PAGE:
Wednesday, July 23, 2014

1) A Farewell to the New Order With Jokowi?

1) A Farewell to the New Order With Jokowi?

2) Petrochemical Investment in Papua Hampered

1) A Farewell to the New Order With Jokowi?

By Erwida Maulia on 11:30 pm Jul 23, 2014
Category FeaturedNewsPolitics

Jakarta. Joko Widodo’s victory in Indonesia’s presidential election has inspired fresh hope that the country can finally resolve human rights abuses that have gone unaddressed for decades, as well as sweep away all vestiges of the New Order era that continue to pervade the government and politics.
For many observers, Jokowi, as the country’s soon-to-be seventh president is popularly known, represents the best break from Indonesia’s dark past because he was never a part of the New Order.
Jokowi, 53, was born into a low-income family and raised in the sleepy Central Java town of Solo, before getting into business making and selling wood furniture.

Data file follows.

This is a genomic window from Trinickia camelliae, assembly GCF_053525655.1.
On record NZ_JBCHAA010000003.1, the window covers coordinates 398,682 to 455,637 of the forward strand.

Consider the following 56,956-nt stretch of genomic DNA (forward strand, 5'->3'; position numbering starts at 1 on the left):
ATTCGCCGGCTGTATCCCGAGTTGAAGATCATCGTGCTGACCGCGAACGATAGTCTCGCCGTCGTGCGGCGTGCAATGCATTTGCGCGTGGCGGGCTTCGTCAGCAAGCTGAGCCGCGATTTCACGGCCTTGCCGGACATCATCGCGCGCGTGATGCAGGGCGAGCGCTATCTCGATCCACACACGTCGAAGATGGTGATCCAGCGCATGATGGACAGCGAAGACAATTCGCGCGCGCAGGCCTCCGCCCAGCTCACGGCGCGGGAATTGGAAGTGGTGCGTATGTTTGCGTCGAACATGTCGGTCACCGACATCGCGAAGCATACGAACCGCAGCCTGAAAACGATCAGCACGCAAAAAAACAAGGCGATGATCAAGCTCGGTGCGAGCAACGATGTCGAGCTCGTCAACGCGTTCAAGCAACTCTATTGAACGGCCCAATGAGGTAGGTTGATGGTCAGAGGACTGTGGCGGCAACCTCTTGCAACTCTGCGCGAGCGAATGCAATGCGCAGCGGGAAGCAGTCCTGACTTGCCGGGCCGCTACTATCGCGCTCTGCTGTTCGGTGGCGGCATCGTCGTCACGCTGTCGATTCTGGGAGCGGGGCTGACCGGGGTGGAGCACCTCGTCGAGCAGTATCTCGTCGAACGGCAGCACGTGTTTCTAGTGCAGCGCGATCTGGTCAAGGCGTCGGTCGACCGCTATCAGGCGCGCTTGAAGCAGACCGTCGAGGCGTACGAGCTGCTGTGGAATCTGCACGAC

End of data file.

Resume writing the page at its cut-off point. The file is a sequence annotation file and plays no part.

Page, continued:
He only entered politics in 2005 — seven years after the fall of the strongman Suharto, the architect of the New Order — when he ran for mayor of Solo and won, with the support of the Indonesian Democratic Party of Struggle, or PDI-P, which was long the thorn in the New Order’s side.
He was re-elected in 2010 with more than 90 percent of the vote, before leaving mid-office to run for governor of Jakarta in 2012. Two short years and a media frenzy later, Jokowi has been named the winner of the 2014 presidential election.
That history, observers say, is tellingly clear of any ties with the New Order — unlike the track record of his opponent, Prabowo Subianto, who was a military general under Suharto and was even married to the dictator’s daughter until 1998.
During his time in the military, Prabowo commanded the Army Special Forces, or Kopassus, a feared killing squad, and later the Army Strategic Reserves, or Kostrad, before being discharged for his involvement in the abduction of pro-democracy activists who had been agitating for Suharto’s resignation.